We must also recognize the complexity of content-area, literacy-focused professional development . Secondary teachers do not see themselves as experts in supporting literacy through the content areas. They need substantial professional development that includes better understanding of the literacy demands of their content area. They also need to know how to support reading and writing across the curriculum and how to effectively use reading and writing to teach and learn. The Strategic Literacy Initiative (SLI) is one example. It is a research-based, professional development initiative focused on secondary literacy, and it has already shown demonstrable results in terms of student achievement (see http://www.wested.org/stratlit). SLI presents one model of how to assemble all components of successful professional development for secondary content area teachers so they can effectively support literacy development across the curriculum. SLI also provides an example of a curriculum for a ninth-grade academic literacy course that has produced results at one high school (Schoenbach, et al., 1999).
Two districts have recently carried out their own investigations of the research in the area of secondary literacy, and they have developed comprehensive plans for systemically addressing the issue. Both have carefully described the roles of administrators, teachers, reading specialists, and organizational support structures that they plan to employ (see, for example, http://www.mcsd.org/Report_files/secondary.pdf and http://www.madison.k12.wi.us/tnl/langarts/hsread.htm#commitment).
In summarizing the organizational structures and leadership capacities needed to support an adolescent literacy initiative, we drew from the research and believe that the following Best Practices aptly describe what needs to occur: Meets the agreed-upon goals for adolescents in that particular community. Articulates, communicates, and actualizes a vision of literacy as a priority. Utilizes best practices in the area of systemic educational reform. Is defined in a way that connects to the larger educational program. Involves ongoing support for teacher professional development. Has a clear process for program review and evaluation.
We have been encouraged by our discussions with practitioners and colleagues who see the need to articulate a research-based Adolescent Literacy Support Framework, one that addresses the necessary organizational structures and leadership capacity as a key component. Our views have been reinforced by the designs that various schools have developed and are currently in the early stages of implementing. These, without exception, have given careful consideration to all of the six Best Practices listed above. We look forward to watching their efforts and to being able to report in the future that faithful implementation of these Best Practices, as described in the Adolescent Literacy Support Framework, are indeed key to successfully addressing the adolescent literacy crisis. Being able to recognize and analyze discourse features aids tremendously in content-area understanding, and it also enhances content-focused writing (e.g. Langer & Flihan, 2000; Schoenbach et al., 1999). Explicit teaching of the discourse features particular to specific content areas is especially important for English language learners and students coming from limited literacy backgrounds (e.g. Mohan, 1990; Reyhner & Davison, 1992; Spanos, 1992).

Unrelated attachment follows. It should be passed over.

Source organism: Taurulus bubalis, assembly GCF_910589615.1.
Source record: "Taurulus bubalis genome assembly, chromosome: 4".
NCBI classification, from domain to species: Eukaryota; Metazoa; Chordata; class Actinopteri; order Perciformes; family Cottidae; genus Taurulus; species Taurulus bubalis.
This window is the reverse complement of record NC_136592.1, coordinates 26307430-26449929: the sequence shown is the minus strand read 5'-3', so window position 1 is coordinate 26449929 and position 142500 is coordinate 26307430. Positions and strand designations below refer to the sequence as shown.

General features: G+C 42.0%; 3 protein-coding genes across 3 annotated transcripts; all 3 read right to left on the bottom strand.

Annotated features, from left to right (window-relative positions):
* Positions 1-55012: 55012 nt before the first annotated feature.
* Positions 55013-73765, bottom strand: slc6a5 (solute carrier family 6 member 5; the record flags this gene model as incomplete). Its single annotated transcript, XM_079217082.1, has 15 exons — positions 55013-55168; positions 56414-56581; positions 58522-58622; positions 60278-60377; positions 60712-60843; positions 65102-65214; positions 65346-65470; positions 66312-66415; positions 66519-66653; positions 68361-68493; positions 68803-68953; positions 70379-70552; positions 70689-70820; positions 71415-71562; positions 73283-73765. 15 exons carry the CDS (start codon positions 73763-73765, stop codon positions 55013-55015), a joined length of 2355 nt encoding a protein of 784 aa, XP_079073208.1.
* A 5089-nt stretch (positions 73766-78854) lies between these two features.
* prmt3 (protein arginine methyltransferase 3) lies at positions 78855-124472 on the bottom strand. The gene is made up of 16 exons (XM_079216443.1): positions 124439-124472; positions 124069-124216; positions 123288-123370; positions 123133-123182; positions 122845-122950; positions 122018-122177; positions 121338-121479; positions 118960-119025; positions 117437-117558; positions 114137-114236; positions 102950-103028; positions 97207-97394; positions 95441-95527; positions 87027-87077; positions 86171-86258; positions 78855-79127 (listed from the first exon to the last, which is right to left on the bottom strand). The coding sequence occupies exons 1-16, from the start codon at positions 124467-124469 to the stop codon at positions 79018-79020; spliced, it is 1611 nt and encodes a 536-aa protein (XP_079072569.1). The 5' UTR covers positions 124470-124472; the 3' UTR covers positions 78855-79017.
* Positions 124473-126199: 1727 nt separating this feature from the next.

Berman, P., Aburto, S., Nelson, B., Minicucci, C., & Burkart, G. (2000). The Benchmark Study: A National Study of Title VII Comprehensive School Programs (Institute of Policy Analysis and Research and the Center for Applied Linguistics No. 17). Washington, DC: National Clearinghouse for Bilingual Education. Available: http://www.ncela.gwu.edu/pubs/resource/resourceguide.pdf
Comprehensive School Reform Demonstration. Providence, RI: Northeast and Islands Regional Educational Laboratory at Brown University. Available: http://www.lab.brown.edu.
Davidson, J., & Koppenhaver, D. (1993). Adolescent Literacy: What Works and Why. New York and London: Garland Publishing Company.
Secondary Literacy Report (1999, October). Montrose County School District RE-1J, Montrose County, CO. Available: http://www.mcsd.org/Report_files/secondary.pdf
Joyce, B., Calhoun, E., & Hopkins, D. (1999). The New Structure of School Improvement. Philadelphia, PA: Open University Press.
Laboratory for Student Success (Spotlight on Student Success). (1994). Using Research to Inform Practice in Urban Schools Ten Key Strategies for Success. Digest, #103. Available:http://www.temple.edu/LSS/htmlpublications/spotlights/100/spot103.htm
Langer, J. (1999). Excellence in English in Middle and High School: How Teachers' Professional Lives Support Student Achievement. Albany: National Research Center on English Learning and Achievement. Available: http://cela.albany.edu/reports/eie1/index.html.
Nolan, J. J., & Meister, D. G. (2000). Teachers and Educational Change. Albany, NY: State University of New York Press.
Richardson, J. (2000, Winter). Learning Benefits Everyone. Journal of Staff Development. NSDC. Available:http://www.nsdc.org/library/publications/jsd/richardson211.cfm
Schoenbach, R., Greenleaf, C., Cziko, C., & Hurwitz, L. (1999). Reading for Understanding. San Francisco: Jossey-Bass.